It was not my intention to live in the U.S. and, you know, at least when I first moved to South Carolina, my goal was to get my degree, go back home. And I wanted to maybe start my own school of music or something like that. But in the process, during my third year at Converse College, I took part in the Metropolitan Opera, concert auditions, which is like a competition for every state. It’s sort of like something that most teachers, while you’re in college, encourage you to do. So that happened and I won for the district. So when you do, there’s a bunch of the judges in the panel who are not from that state or the district and mine happened to be some of them, some of the judges on the panel happened to be From the Juilliard faculty. I wasn’t intending to go apply to Juilliard, or to any other school in the U.S. for that matter. I mean that is, I like to say that because a lot of times people assume that when people apply to move to the U.S. or to other more developed countries than my own, we moved because we want to leave our countries. We want a better life that’s not given to us over there. But not everyone is that way. Like, I didn’t want to leave my country, because I still love it with all the troubles and everything. It’s home. It’s my food. It’s, you know, I didn’t, that was not my intention. It’s not, like we’re not searching for the American dream. This just sort of happened to me, and it happened to be a subject that I could not study in my country because it doesn’t exist. So I came here to do this degree program, you know, and while I was there, even during my undergrad, I signed up for a double major because I did music and biology because I knew I’m going back, you know. So in case my music school idea doesn’t work out because there’s not a lot of scope there for musicians, I had something to do there. Because I had a lot of interests. Music is a huge part of me, and art, and everything. I feel like a lot of times when people move to these different countries, they think that, you know, you’re leaving behind something you don’t want, but you don’t, you know? So anyway, so during my third year I won this competition and the judges happened to be part of the Juilliard faculty. And they actually encouraged me to apply for a master’s, and I was like, oh, well, I’m thinking about going home. And then they’re like, well, if you decide to, you should consider applying to the Juilliard school. And then I knew of the Juilliard school because of Rohan DeSilva, who was the first person to get into Juliet from Sri Lanka. I love his work and I used to go watch him perform when I was a kid, when he visited Sri Lanka. And I was like going to apply to the Juilliard School, oh my goodness, you know, this is weird, you know, like that’s not something for me. And then I came back to my teacher, I told him, you know, the judges spoke with me. They said this. And my teacher, Dr. Hay, my Converse College voice teacher, was like, you know, since they said so, you should just apply and see what happens. So that’s exactly what happened. I just applied to see what happens and then I did get in, and then I had to make this choice about, should I stay for another two years, you know, four years at Converse and two more years? And then, you know, again, after much discussion, and also they gave me all the funds I needed, too, so it wasn’t a question of money at that point. So I did decide to stay. And I really wanted to stay, but then there was, you know, there’s all this, like, you know, whatever it is, it’s not home. And then again, the visa matters, and every year you deal with the visa matters. And it doesn’t matter what school you get into. I mean, Converse is a smaller school, lesser known, but still a really good school, but Juilliard everybody knows. Still, you still have to go to the same process which is fine. I understand it, but for a brown person, when you’re in that visa office, it’s almost as if you feel like they don’t trust that any of the documents are real. Like, you get that sense? And I don’t know why, but that’s just how you feel, like you’re in some kind of a prosecutor process.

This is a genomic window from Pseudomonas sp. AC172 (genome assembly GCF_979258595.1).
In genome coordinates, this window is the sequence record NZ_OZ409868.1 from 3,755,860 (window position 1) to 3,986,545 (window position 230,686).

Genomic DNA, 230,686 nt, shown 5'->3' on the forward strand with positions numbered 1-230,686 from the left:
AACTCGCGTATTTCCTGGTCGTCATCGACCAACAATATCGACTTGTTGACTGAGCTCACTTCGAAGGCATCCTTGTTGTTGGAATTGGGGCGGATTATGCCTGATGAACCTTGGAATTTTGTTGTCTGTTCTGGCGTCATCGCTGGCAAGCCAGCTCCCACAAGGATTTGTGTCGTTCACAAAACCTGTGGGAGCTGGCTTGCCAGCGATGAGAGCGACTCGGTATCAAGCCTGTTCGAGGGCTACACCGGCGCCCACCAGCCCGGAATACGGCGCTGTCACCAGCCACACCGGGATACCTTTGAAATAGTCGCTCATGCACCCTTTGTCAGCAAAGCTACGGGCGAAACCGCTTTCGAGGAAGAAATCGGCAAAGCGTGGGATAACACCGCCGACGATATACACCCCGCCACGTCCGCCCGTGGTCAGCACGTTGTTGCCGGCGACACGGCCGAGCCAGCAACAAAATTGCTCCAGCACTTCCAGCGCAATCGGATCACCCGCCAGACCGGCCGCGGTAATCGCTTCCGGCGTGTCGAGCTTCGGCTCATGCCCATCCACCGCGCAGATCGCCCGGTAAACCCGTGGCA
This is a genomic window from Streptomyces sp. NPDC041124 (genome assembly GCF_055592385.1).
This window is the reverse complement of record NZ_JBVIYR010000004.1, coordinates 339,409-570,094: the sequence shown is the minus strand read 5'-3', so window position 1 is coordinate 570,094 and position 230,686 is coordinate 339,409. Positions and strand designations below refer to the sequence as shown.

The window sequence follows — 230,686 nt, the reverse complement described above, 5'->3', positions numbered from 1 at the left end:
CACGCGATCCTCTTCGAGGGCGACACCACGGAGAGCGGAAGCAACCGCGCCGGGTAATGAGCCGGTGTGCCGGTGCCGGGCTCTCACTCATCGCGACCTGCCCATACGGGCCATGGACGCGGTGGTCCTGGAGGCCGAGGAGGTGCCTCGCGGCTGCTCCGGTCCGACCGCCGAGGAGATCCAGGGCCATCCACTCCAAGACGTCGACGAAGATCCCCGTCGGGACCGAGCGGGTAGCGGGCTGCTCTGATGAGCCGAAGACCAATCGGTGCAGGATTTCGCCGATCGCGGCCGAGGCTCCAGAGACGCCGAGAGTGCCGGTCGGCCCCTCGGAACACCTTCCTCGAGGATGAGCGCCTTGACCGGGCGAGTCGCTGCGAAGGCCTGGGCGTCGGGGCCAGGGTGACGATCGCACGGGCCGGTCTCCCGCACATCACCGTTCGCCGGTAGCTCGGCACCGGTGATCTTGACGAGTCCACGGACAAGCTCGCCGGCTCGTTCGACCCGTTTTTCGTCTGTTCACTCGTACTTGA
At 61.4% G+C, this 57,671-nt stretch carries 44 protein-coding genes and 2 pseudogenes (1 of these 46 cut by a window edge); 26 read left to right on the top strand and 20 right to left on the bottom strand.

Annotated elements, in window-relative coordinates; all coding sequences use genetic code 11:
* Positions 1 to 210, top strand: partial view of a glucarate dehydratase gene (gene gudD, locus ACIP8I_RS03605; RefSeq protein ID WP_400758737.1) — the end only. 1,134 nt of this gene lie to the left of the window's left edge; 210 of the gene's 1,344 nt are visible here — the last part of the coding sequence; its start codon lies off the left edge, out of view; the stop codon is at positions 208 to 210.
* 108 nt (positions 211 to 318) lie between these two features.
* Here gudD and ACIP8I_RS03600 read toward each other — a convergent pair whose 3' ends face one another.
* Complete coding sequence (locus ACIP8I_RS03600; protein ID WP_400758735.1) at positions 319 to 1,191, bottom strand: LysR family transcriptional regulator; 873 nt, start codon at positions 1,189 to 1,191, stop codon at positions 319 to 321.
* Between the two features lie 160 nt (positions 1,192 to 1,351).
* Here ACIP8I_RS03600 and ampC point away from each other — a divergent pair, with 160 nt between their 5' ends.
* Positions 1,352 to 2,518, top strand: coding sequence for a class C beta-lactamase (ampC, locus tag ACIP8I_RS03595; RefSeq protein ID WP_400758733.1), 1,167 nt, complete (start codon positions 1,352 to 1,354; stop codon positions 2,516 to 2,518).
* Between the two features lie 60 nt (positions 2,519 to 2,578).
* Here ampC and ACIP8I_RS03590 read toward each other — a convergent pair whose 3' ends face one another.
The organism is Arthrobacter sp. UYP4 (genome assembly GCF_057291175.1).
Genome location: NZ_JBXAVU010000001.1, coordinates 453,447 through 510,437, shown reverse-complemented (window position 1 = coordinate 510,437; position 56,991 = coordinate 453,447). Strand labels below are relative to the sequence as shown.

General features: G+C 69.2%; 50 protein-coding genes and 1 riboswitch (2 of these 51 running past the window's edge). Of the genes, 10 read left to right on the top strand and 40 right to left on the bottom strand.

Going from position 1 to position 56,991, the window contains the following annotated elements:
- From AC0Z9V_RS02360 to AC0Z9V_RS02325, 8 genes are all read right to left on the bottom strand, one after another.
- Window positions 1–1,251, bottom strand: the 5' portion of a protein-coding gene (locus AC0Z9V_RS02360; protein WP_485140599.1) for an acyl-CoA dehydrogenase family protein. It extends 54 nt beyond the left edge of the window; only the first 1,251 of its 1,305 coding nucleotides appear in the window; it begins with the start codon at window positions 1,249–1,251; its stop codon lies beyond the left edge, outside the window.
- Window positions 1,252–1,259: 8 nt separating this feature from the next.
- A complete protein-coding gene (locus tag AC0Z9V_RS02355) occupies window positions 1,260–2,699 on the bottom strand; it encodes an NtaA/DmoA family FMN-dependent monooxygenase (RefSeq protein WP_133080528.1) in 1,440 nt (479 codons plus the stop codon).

So, but then you just have to like, you know, stand your ground and, uh believe in what you are. So that’s how it’s been.